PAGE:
Saturday 7 December 2019

Grey Herons are returning to their nests on the island. One laid twigs on the nest ...

... while its mate looked up from the gate.

Another nest was also occupied.

Herons start nesting very early, and the heronry in Battersea Park usually produces young in January. It's too early to tell how serious the herons here about nesting.

The pigeon-eating Lesser Black-Backed Gull had eaten his fill of his latest victim. When Carrion Crows came in to finish off the leftovers, he gave them a token nudge to show who was boss, then left them to it.

There used to be a pair of Lesser Black-Backed Gulls permanently at the Lido, but only one of them has been here recently. It was lolling on the rubber mat on the jetty.

This Black-Headed Gull with ring number EZ73301 was ringed in 2013 by Bill Haines, who runs a project to trace the movements of Coots and Moorhens on the lake, but also rings other birds. It hasn't been seen outside London yet.

Three Coots had a brisk fight.

A Moorhen probed floating leaves to find small aquatic creatures.

A Tufted drake preened, turning over to do his shining white belly.

A pair of Egyptian Geese drank on the small waterfall in the Dell.

The Mistle Thrushes in the Dell are often heard but hard to see. One came out on the lawn.

A Wren perched on a twig above it.

A Long-Tailed Tit landed on a winter-flowering cherry near the bridge.

There are 21 life-size bronze African elephants at Marble Arch, a mother ...

... with a lot of young calves. The group is called 'The Orphans', and they are individual portraits of real elephants that have been rescued by the Sheldrick Wildlife Trust and brought up at their nursery.


  1. I would like to watch Bill Haines catching them to ring them. Imagine most would not be keen. Do you know what the project is for?
    Thanks for the elephants; mean to have a look at them.

    1. The Coot and Moorhen project is simply to find how far they travel. Coots have already been found 100 miles from where they were ringed.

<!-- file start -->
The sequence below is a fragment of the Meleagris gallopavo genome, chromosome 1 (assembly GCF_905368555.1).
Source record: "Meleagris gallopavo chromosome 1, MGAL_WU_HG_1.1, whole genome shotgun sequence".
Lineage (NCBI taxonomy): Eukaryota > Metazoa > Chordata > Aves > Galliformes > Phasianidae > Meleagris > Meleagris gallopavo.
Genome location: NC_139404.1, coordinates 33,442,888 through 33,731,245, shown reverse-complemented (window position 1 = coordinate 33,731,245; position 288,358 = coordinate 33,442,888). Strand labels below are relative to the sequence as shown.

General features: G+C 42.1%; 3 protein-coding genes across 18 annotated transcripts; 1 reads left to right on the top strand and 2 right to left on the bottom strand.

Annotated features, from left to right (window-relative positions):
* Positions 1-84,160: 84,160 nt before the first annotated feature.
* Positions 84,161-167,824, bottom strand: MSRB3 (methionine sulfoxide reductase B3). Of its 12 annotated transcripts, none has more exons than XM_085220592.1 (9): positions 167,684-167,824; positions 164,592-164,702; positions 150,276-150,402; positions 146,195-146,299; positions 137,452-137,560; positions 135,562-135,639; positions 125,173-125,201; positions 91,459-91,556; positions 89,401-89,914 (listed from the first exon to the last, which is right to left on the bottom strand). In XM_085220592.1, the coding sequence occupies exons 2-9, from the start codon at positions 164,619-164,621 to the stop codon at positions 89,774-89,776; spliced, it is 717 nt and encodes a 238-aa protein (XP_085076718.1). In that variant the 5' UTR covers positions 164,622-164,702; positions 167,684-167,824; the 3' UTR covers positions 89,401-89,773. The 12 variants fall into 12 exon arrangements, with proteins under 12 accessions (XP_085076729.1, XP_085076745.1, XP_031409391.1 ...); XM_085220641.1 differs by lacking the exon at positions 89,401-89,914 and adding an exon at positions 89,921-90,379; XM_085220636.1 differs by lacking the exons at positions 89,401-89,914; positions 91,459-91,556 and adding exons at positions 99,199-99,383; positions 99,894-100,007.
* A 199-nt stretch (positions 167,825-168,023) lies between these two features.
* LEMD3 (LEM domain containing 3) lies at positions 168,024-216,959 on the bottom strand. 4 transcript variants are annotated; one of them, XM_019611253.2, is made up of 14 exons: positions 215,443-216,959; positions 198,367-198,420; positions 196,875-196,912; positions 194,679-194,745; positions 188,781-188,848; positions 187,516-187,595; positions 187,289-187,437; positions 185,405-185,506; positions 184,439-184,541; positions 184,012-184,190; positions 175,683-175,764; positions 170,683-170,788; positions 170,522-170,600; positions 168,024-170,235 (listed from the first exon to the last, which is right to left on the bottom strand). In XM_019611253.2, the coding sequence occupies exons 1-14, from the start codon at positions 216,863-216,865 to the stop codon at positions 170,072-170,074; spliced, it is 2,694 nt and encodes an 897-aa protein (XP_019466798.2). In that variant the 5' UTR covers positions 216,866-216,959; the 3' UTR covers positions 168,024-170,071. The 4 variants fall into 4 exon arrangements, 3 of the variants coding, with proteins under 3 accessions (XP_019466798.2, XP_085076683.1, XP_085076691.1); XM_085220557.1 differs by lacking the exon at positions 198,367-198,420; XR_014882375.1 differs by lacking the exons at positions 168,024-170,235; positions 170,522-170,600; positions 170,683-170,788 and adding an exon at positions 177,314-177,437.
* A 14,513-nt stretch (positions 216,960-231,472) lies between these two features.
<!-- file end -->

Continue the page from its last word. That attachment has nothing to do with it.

2. I really love the elephant sculptures. Not only are they pleasing, they are also thought-provoking, and ultimately uplifting.

    How pretty does the Long Tailed Tit look among the flowers!

    Glad to see the Coots are up to their old tricks. It would crush my world view were they to become a peaceful, law-abiding species.

  3. Wonder if there are also many arboreal invertebrates floating out of the fallen leaves, which also attract wagtails.

    Still enjoying your 'Lorax-alike' Long-tailed Tit from the other day.

    I foresee something in store for those excellent-looking elephants if the XR campers return in good time. No doubt a signpost or banner with the XR logo and a caption "And the elephant in the room is..?" or similar.

    Everyone see this recently tweeted image of London lights from the ISS? The Winter Wonderland looks scarily bright. Jim

    1. Thanks for the link. All London streetlights have now been replaced with ones that diffuse light only downwards, which makes the irresponsible blaze of the Wasteland look even brighter in comparison.

  4. Seeing your Herons back on the nest when I was up Richmond Park yesterday to do my monthly wildfowl count I noticed one of the Herons standing on the nest.

    Interesting to watch the behaviour of the Crows + the LBB Gull. I haven't seen my local pair of LBB recently-only Black-headed, Common & Herring Gulls in the local park. I know LBB are often migratory with birds going to southern Europe/North Africa.

    1. It would be odd if only one of a pair of LBBs migrated, but I suppose not impossible.